People hoping for gender identity treatment in Britain may have to wait years for a specialist appointment because demand is so high. The number of people seeking gender reassignment has shot up to record highs and has shown no signs of ‘levelling of’, according to experts. Figures obtained by the Guardian reveal that all 14 of the UK’s gender identity clinics (GICs) have experienced increases in recent years. At the clinic in Leeds, where referrals have tripled from 131 in 2009-10 to 414 in the last year, it is estimated new patients face a four-year wait for their first appointment. However, the clinic is hoping waiting times will fall if greater funding is secured.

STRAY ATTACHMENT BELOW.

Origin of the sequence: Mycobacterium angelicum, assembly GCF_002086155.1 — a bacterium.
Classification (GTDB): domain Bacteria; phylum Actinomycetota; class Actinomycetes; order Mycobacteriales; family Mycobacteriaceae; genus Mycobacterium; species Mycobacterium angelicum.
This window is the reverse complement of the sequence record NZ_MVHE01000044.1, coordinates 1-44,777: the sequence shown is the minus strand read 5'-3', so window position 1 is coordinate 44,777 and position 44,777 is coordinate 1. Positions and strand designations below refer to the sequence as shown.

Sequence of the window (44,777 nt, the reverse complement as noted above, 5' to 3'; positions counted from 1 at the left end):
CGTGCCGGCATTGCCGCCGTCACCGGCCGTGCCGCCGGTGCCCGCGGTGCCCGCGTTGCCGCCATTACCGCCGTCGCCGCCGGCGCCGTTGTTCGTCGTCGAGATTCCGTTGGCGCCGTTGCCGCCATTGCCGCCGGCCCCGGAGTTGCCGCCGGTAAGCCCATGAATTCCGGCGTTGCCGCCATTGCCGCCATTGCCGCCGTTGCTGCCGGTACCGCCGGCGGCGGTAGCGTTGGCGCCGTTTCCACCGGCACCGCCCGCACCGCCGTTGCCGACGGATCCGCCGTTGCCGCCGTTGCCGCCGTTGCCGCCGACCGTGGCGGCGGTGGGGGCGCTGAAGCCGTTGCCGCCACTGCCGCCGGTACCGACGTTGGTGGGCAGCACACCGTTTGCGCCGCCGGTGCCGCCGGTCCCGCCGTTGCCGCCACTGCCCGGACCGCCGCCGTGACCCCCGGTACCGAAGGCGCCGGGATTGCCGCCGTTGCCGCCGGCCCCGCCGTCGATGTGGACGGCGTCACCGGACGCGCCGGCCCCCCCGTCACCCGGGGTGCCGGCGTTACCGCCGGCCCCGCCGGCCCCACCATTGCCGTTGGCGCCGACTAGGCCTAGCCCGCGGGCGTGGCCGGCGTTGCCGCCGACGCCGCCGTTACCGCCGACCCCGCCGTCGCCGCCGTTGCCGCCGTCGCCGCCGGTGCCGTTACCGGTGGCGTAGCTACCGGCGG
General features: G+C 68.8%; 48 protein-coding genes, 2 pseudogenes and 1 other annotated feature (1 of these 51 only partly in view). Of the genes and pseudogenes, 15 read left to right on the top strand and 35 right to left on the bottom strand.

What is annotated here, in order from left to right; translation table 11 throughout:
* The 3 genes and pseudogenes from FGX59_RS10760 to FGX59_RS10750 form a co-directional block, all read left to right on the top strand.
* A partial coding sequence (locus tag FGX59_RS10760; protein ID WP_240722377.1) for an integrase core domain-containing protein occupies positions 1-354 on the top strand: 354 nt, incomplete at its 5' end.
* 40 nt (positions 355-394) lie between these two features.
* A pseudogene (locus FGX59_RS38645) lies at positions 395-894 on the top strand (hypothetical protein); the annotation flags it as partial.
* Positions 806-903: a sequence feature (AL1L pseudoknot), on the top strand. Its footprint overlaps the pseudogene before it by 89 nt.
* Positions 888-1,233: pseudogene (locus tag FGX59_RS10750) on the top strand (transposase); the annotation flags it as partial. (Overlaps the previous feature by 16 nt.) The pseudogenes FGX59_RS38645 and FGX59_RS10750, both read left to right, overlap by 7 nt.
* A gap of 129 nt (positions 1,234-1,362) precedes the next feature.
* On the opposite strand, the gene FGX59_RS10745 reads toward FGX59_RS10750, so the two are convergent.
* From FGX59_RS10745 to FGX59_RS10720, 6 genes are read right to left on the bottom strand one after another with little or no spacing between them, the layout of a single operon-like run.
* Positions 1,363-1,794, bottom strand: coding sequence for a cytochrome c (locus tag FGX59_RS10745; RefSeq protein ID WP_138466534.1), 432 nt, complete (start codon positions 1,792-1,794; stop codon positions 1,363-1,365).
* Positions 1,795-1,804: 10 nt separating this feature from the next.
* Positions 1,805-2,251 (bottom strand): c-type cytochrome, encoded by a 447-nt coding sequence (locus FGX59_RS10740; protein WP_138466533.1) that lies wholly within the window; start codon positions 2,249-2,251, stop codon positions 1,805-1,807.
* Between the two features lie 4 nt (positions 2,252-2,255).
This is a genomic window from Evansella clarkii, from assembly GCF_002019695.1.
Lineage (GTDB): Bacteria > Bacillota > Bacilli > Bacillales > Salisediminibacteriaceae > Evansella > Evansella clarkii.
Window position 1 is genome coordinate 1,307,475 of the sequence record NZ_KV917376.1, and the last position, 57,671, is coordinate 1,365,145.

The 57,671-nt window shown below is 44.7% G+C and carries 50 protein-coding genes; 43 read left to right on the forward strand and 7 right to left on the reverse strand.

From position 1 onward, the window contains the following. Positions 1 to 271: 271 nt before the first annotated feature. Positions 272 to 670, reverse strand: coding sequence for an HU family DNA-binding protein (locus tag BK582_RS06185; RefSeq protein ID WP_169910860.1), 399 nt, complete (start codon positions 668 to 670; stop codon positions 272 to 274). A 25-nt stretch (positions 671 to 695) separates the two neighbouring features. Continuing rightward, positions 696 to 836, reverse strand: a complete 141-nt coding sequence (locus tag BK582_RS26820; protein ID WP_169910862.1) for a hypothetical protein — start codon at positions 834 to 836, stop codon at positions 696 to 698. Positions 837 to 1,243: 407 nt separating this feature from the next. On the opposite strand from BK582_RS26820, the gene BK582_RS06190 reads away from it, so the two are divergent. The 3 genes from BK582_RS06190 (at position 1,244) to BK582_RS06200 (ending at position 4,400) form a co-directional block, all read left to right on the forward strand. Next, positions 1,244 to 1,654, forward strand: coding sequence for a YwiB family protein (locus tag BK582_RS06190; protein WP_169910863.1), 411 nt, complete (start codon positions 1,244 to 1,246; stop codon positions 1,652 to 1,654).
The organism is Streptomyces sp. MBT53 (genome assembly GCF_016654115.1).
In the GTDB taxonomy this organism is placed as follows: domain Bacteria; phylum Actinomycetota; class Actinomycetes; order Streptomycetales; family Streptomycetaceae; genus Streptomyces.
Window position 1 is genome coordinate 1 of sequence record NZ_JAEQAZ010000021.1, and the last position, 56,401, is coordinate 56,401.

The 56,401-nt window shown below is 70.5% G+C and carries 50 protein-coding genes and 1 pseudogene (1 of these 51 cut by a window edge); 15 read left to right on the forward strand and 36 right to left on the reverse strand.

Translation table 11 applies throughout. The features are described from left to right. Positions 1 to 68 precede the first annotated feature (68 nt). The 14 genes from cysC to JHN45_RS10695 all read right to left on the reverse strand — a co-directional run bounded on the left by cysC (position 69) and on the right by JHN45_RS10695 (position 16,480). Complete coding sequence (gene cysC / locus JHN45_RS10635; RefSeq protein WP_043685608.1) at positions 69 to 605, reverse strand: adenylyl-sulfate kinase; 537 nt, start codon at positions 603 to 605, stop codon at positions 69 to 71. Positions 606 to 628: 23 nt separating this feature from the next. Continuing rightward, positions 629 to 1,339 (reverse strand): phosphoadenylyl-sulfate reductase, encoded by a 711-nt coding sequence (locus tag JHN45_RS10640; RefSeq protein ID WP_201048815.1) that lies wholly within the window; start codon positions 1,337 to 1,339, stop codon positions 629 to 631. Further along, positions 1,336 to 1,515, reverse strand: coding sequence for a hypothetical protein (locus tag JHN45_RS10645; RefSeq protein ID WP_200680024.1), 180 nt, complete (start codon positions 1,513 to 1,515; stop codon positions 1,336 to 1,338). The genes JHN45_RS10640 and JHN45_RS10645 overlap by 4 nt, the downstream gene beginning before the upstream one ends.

A clinic in Nottingham saw 30 referrals in 2008 rise to 850 last year and, at the largest adult clinic in Charing Cross, London, the number jumped from 498 in 2006-07 to 1,892 in 2015-16. James Barrett, consultant psychiatrist at the Charing Cross clinic, told the Guardian: ‘It obviously can’t continue like that forever because we’d be treating everyone in the country, but there isn’t any sign of that levelling off.’ The GIC in Tavistock, the only centre for children and adolescents in England, has witnessed a jump from 697 to 1,398 referrals in the last year. It is believed that one in six adults face a wait of longer than 12 months for their first appointment, with the average waiting time nine months. There are more than 15,000 gender identity patients in the UK, roughly 12,700 adults and 2,700 children.